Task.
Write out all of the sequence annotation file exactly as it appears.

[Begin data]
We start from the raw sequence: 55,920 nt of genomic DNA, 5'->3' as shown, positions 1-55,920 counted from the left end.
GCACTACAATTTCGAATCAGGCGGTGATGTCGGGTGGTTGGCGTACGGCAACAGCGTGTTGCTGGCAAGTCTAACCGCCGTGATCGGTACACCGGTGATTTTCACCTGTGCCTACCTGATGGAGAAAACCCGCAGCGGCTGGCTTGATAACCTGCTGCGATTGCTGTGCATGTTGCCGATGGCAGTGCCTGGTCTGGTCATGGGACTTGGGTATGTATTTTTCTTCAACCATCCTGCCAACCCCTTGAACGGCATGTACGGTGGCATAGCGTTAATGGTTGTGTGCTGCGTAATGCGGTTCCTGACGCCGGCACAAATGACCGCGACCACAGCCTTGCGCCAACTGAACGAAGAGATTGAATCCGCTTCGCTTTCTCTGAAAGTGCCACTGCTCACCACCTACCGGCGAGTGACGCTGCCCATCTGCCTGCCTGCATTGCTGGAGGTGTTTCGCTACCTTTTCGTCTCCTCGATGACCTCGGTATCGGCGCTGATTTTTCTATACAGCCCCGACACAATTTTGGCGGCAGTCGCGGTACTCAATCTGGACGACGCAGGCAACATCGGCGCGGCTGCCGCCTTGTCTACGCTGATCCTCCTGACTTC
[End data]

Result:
We start from the raw sequence: 55,920 nt of genomic DNA, 5'->3' as shown, positions 1-55,920 counted from the left end.
GCACTACAATTTCGAATCAGGCGGTGATGTCGGGTGGTTGGCGTACGGCAACAGCGTGTTGCTGGCAAGTCTAACCGCCGTGATCGGTACACCGGTGATTTTCACCTGTGCCTACCTGATGGAGAAAACCCGCAGCGGCTGGCTTGATAACCTGCTGCGATTGCTGTGCATGTTGCCGATGGCAGTGCCTGGTCTGGTCATGGGACTTGGGTATGTATTTTTCTTCAACCATCCTGCCAACCCCTTGAACGGCATGTACGGTGGCATAGCGTTAATGGTTGTGTGCTGCGTAATGCGGTTCCTGACGCCGGCACAAATGACCGCGACCACAGCCTTGCGCCAACTGAACGAAGAGATTGAATCCGCTTCGCTTTCTCTGAAAGTGCCACTGCTCACCACCTACCGGCGAGTGACGCTGCCCATCTGCCTGCCTGCATTGCTGGAGGTGTTTCGCTACCTTTTCGTCTCCTCGATGACCTCGGTATCGGCGCTGATTTTTCTATACAGCCCCGACACAATTTTGGCGGCAGTCGCGGTACTCAATCTGGACGACGCAGGCAACATCGGCGCGGCTGCCGCCTTGTCTACGCTGATCCTCCTGACTTC